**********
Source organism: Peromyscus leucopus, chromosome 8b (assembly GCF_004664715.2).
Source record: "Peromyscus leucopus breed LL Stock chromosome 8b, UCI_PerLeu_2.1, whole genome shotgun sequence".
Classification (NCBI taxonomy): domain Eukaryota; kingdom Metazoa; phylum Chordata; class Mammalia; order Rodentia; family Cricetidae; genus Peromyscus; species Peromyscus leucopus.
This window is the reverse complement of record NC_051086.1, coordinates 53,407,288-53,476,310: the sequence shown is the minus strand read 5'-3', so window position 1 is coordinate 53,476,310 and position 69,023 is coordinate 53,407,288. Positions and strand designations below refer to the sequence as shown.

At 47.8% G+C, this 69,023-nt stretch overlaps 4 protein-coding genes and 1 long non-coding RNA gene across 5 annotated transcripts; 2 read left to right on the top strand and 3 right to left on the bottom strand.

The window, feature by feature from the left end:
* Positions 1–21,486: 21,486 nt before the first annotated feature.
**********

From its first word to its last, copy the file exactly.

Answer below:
Source organism: Peromyscus leucopus, chromosome 8b (assembly GCF_004664715.2).
Source record: "Peromyscus leucopus breed LL Stock chromosome 8b, UCI_PerLeu_2.1, whole genome shotgun sequence".
Classification (NCBI taxonomy): domain Eukaryota; kingdom Metazoa; phylum Chordata; class Mammalia; order Rodentia; family Cricetidae; genus Peromyscus; species Peromyscus leucopus.
This window is the reverse complement of record NC_051086.1, coordinates 53,407,288-53,476,310: the sequence shown is the minus strand read 5'-3', so window position 1 is coordinate 53,476,310 and position 69,023 is coordinate 53,407,288. Positions and strand designations below refer to the sequence as shown.

At 47.8% G+C, this 69,023-nt stretch overlaps 4 protein-coding genes and 1 long non-coding RNA gene across 5 annotated transcripts; 2 read left to right on the top strand and 3 right to left on the bottom strand.

The window, feature by feature from the left end:
* Positions 1–21,486: 21,486 nt before the first annotated feature.